Thursday, October 17, 2013

I Wear Pigtails Like A Good Girl

I wear my pigtails because I've always had "bad hair."  Every woman on the Dominican side of my family put in their long, labourious hours trying to tame my hair, or explain it at the beauty parlor.   Sometimes straightened without my permission, my hair was out of my own control for so long.  Now that I manage it myself, I want all my difficult and unruly curls intact so every person who ever reinforced that “bad hair” label can be mesmerized.  I wear my pigtails to show off how good my "bad hair" is.


I wear my pigtails because my sister used to say I looked so cute in them that I could get away with murder.  If my looks could kill, you would surely need a medic.  Apparently women are all vixens, sirens, and temptresses, and "jail bait" when they're too young to consent.  I was devastated when I turned 14 because I knew I wasn't a "nymphet" anymore.  I had only ever learned about my sexuality in terms of male pleasure and believed that Lolita was the pinnacle of girlhood.  I was on a date with an older man recently and he called me "dangerous" when I teased him.  But logically and realistically, he was the dangerous one.  Bigger than me, stronger than me, more credible than me in a court of law if he decided to take by force, because his tits weren't hanging out.  So to reclaim my role as a baby femme fatale from the legal side of 17, to murder you sweetly and to call attention from the blood on my hands, I wear pigtails like a good girl.


I wear my pigtails because I'm not quite sure how to be femme and I feel like a little girl who snuck into Mommy's make-up and jewelry.  If I have to revert back to childhood to feel feminine, I may as well be a spoiled princess this time around, like my rough childhood never allowed.  I'm not really a femme; I'm playing dress up like a naughty, pouty, foot-stamping Babygirl who needs discipline and a nice, firm tug on her hair.   I wear pigtails like a good girl so you have something to grab when you’re teaching me how to be good.

I wear my pigtails because I’m already big.  Every part of my body stands out and takes up space: big voice, big lips, big tits, big stomach, big arms, big thighs.  There’s no need to try and make my big hair seem quiet and small.  Women are constantly being told that there is no room for big, loud women here, but the more space I occupy, the better!  I demand to be seen and heard.  I wear pigtails to do myself some good.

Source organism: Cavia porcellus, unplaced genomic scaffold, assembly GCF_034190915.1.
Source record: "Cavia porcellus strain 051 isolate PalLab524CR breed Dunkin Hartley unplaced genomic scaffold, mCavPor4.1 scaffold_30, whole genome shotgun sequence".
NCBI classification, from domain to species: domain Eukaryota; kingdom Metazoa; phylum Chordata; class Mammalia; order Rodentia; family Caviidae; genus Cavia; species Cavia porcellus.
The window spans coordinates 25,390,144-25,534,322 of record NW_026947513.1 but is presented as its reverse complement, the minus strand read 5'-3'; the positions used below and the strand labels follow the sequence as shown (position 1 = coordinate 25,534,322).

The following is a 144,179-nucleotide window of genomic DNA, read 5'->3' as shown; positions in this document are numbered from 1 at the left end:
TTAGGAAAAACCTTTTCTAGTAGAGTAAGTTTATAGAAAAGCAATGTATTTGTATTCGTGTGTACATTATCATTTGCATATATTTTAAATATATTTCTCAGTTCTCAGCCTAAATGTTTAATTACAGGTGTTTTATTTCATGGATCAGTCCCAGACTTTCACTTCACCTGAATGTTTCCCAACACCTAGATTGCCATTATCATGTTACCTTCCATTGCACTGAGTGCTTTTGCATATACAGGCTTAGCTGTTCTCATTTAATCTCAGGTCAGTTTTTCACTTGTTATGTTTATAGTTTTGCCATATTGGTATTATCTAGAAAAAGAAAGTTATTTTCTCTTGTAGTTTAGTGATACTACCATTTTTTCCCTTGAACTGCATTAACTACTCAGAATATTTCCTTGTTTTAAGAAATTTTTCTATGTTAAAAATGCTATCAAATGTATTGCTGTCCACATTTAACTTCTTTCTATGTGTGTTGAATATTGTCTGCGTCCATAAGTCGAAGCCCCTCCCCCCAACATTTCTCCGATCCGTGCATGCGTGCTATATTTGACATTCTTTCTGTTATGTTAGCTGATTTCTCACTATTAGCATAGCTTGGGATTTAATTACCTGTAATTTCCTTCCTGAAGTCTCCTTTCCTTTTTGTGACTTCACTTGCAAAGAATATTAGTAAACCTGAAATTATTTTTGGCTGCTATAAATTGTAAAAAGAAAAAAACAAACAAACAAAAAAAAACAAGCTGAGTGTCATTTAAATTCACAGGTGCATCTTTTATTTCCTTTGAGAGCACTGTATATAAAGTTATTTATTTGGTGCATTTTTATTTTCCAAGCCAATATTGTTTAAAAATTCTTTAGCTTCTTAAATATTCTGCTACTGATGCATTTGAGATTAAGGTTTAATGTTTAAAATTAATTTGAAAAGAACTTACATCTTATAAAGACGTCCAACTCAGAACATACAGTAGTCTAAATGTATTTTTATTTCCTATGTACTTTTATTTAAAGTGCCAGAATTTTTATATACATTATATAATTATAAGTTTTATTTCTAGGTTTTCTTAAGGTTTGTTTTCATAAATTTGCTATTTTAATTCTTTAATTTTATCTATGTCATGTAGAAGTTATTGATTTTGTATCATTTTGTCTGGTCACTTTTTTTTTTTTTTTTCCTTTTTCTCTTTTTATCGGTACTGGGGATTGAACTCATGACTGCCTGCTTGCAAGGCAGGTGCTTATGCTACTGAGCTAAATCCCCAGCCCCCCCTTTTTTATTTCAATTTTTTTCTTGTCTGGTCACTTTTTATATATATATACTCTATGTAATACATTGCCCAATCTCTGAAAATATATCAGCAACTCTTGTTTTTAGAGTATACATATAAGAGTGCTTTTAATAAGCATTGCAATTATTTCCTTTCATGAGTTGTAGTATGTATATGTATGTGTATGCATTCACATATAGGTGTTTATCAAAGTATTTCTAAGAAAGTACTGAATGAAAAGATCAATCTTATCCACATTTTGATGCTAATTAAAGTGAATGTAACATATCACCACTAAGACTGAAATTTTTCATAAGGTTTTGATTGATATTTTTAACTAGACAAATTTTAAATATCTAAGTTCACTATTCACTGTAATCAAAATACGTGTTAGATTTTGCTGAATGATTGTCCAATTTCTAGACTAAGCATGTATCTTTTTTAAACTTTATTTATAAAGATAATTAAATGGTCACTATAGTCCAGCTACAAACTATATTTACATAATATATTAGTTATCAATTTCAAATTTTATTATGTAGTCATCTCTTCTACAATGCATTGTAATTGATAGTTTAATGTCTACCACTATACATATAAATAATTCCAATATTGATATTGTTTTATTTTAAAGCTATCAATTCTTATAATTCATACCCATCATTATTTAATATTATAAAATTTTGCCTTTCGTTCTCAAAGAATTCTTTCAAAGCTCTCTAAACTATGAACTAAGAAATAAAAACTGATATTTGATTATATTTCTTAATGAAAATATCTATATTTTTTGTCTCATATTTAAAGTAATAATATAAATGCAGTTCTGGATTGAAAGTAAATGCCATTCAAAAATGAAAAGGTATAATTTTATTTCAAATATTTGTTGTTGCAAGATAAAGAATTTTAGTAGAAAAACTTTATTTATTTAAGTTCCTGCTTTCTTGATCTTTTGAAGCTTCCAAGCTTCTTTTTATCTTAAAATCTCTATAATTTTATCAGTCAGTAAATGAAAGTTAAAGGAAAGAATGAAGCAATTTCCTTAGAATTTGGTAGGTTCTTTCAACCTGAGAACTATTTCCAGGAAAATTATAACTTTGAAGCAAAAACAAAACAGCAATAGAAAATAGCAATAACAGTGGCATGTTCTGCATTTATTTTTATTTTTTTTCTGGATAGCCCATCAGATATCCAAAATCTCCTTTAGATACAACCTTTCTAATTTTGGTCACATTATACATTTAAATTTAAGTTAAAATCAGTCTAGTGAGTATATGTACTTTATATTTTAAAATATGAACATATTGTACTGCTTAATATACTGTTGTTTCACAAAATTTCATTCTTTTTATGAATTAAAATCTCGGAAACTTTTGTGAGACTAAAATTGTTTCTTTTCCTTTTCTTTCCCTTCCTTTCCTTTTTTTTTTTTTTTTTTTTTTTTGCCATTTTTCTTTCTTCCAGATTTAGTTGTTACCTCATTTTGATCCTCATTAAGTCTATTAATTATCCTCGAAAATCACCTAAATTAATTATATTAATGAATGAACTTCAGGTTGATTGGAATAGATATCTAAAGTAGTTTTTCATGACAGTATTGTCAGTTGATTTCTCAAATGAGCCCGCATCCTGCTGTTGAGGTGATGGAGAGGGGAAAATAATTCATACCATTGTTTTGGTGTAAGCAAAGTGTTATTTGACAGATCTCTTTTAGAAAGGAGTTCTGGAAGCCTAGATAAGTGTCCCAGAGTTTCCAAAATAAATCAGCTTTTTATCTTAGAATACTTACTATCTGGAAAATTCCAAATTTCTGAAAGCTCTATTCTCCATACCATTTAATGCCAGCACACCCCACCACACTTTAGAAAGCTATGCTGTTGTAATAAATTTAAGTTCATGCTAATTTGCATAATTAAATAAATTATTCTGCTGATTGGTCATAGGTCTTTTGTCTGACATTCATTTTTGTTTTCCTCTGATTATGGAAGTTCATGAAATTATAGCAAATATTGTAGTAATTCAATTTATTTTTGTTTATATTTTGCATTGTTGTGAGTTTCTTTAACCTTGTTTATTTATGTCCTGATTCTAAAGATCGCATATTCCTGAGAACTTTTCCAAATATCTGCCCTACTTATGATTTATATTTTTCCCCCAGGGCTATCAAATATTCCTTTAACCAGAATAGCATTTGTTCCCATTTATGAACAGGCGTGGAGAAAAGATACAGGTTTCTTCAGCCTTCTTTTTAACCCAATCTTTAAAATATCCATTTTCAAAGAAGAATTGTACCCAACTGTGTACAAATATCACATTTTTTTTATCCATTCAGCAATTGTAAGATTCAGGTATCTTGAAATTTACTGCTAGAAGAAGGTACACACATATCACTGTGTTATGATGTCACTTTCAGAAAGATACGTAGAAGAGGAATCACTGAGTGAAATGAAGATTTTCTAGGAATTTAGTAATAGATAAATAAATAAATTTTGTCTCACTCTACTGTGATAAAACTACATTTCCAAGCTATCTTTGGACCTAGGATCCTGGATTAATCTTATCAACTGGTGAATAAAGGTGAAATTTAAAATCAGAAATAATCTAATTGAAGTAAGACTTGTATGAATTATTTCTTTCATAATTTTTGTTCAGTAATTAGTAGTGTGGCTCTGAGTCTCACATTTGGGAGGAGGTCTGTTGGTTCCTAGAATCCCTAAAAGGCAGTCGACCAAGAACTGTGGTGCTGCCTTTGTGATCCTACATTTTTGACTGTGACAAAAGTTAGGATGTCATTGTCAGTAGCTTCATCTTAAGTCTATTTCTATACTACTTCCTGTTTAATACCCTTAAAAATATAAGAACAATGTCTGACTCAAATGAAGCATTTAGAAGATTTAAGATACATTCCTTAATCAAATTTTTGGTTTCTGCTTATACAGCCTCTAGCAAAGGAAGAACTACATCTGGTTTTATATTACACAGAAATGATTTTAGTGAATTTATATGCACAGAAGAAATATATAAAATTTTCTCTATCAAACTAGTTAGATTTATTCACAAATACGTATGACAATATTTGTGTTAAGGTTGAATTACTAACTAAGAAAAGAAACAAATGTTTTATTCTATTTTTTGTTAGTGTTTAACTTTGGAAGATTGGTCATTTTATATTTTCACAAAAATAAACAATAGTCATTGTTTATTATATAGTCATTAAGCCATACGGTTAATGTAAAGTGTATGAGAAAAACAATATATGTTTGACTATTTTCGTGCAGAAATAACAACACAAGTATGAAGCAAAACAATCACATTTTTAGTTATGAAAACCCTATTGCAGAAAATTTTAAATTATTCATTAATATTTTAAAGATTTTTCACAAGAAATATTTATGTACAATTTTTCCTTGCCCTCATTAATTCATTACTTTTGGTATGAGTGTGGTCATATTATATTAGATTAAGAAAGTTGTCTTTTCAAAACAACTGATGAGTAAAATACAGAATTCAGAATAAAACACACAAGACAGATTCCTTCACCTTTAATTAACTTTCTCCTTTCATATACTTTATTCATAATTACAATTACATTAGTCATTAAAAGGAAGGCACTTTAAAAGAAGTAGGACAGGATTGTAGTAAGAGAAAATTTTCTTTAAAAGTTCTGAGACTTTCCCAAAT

Monday, April 22, 2013

Just a Kid (Who Murdered Some People)

tw:  bombing, shooting, racism, Islamophobia

Today I read the letter "Dear Dzhokhar, I Can't Hate You" and something immediately struck me as I processed the reasoning behind it.  Something that makes me kind of sick.

It's like this, I understand that you're feeling the Christian spirit in the wake of this tragedy.  I know that I shouldn't say anything about your relationship to the Boston Bombing because your family was actually involved in the incident and I was not.


when you write a letter about how you cannot hate Dzhokhar Tsarnaev because he's "just a kid," I can't help but remember that Trayvon Martin was just a kid.  He literally did nothing to warrant his fatal gunshots- he certainly didn't set off bombs that killed and injured people- yet he is still referred to as a "thug" every single day.

So, I'm not trying to invalidate your spirit of forgiveness, but I honestly wonder if you would still pray for Dzhokhar Tsarnaev if he looked like this

instead of this

Because I doubt it.  But my goal here is not to attack anyone's faith or coping mechanisms.  My goal is to understand why someone who sets off a bomb at a major sporting event gets referred to as "a kid" while an unarmed teenager who gets gunned down for walking home from a corner store gets referred to as "a dangerous thug who needed to be put down like a rabid dog."

But of course, I already understand before I even pose the question.

And, of course, it doesn't just end there.  It could never just end with the simple and uncomplicated issue of racism, because Tsarnaev is a Muslim, you see, and he was not born in the United States.  That's why this issue is of national importance and why the words "enemy combatant" were even uttered.  That's why, in his letter, Rev. Mr. Michael Rogers felt the need to tie the bombing in with Saddam Hussein and Osama Bin Laden.

It seems that in this mad rush to link Tsarnaev's actions to Islamic terrorism, everyone seems to be forgetting one very important detail.

Dzhokhar Tsarnaev is a fucking U.S. citizen.

He was not born here but he gained citizenship.  And even though he used bombs and not a gun, his attack is more like the Columbine or Newtown shootings than 9/11.  But we have trouble recognizing the fact that White American Christians instill terror in us as well in this country.  So the media will align Tsarnaev with other Muslims who we view as great national threats rather than acknowledge that this is strictly a domestic problem.

I'm glad that the people this incident has touched are finding positive ways to deal with the tragedy, but there are still so many issues and tensions here that have yet to be resolved.

Thursday, March 21, 2013

Sexism Sucks (Like a Woman With a Lollipop)